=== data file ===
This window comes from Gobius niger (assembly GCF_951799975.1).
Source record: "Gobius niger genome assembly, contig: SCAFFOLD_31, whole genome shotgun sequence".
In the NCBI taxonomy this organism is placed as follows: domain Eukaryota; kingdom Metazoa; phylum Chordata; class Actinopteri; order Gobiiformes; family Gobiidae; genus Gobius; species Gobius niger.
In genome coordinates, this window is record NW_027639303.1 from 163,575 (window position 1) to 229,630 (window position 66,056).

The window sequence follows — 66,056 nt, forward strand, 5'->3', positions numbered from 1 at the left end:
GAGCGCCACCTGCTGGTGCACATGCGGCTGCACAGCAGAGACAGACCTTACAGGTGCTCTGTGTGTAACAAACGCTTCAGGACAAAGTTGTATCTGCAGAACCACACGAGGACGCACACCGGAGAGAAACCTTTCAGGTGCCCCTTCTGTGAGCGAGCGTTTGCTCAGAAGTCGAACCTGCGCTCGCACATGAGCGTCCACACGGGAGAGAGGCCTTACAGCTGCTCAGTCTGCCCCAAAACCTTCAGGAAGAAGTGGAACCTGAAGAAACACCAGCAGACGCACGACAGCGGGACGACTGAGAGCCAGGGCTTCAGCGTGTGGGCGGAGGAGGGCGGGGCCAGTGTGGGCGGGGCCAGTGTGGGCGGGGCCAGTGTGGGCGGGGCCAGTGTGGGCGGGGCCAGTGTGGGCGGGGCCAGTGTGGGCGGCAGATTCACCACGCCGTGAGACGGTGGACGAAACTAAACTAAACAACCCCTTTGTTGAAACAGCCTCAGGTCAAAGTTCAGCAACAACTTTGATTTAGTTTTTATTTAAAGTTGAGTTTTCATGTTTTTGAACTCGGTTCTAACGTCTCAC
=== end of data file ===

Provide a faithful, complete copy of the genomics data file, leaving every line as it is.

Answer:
This window comes from Gobius niger (assembly GCF_951799975.1).
Source record: "Gobius niger genome assembly, contig: SCAFFOLD_31, whole genome shotgun sequence".
In the NCBI taxonomy this organism is placed as follows: domain Eukaryota; kingdom Metazoa; phylum Chordata; class Actinopteri; order Gobiiformes; family Gobiidae; genus Gobius; species Gobius niger.
In genome coordinates, this window is record NW_027639303.1 from 163,575 (window position 1) to 229,630 (window position 66,056).

The window sequence follows — 66,056 nt, forward strand, 5'->3', positions numbered from 1 at the left end:
GAGCGCCACCTGCTGGTGCACATGCGGCTGCACAGCAGAGACAGACCTTACAGGTGCTCTGTGTGTAACAAACGCTTCAGGACAAAGTTGTATCTGCAGAACCACACGAGGACGCACACCGGAGAGAAACCTTTCAGGTGCCCCTTCTGTGAGCGAGCGTTTGCTCAGAAGTCGAACCTGCGCTCGCACATGAGCGTCCACACGGGAGAGAGGCCTTACAGCTGCTCAGTCTGCCCCAAAACCTTCAGGAAGAAGTGGAACCTGAAGAAACACCAGCAGACGCACGACAGCGGGACGACTGAGAGCCAGGGCTTCAGCGTGTGGGCGGAGGAGGGCGGGGCCAGTGTGGGCGGGGCCAGTGTGGGCGGGGCCAGTGTGGGCGGGGCCAGTGTGGGCGGGGCCAGTGTGGGCGGGGCCAGTGTGGGCGGCAGATTCACCACGCCGTGAGACGGTGGACGAAACTAAACTAAACAACCCCTTTGTTGAAACAGCCTCAGGTCAAAGTTCAGCAACAACTTTGATTTAGTTTTTATTTAAAGTTGAGTTTTCATGTTTTTGAACTCGGTTCTAACGTCTCAC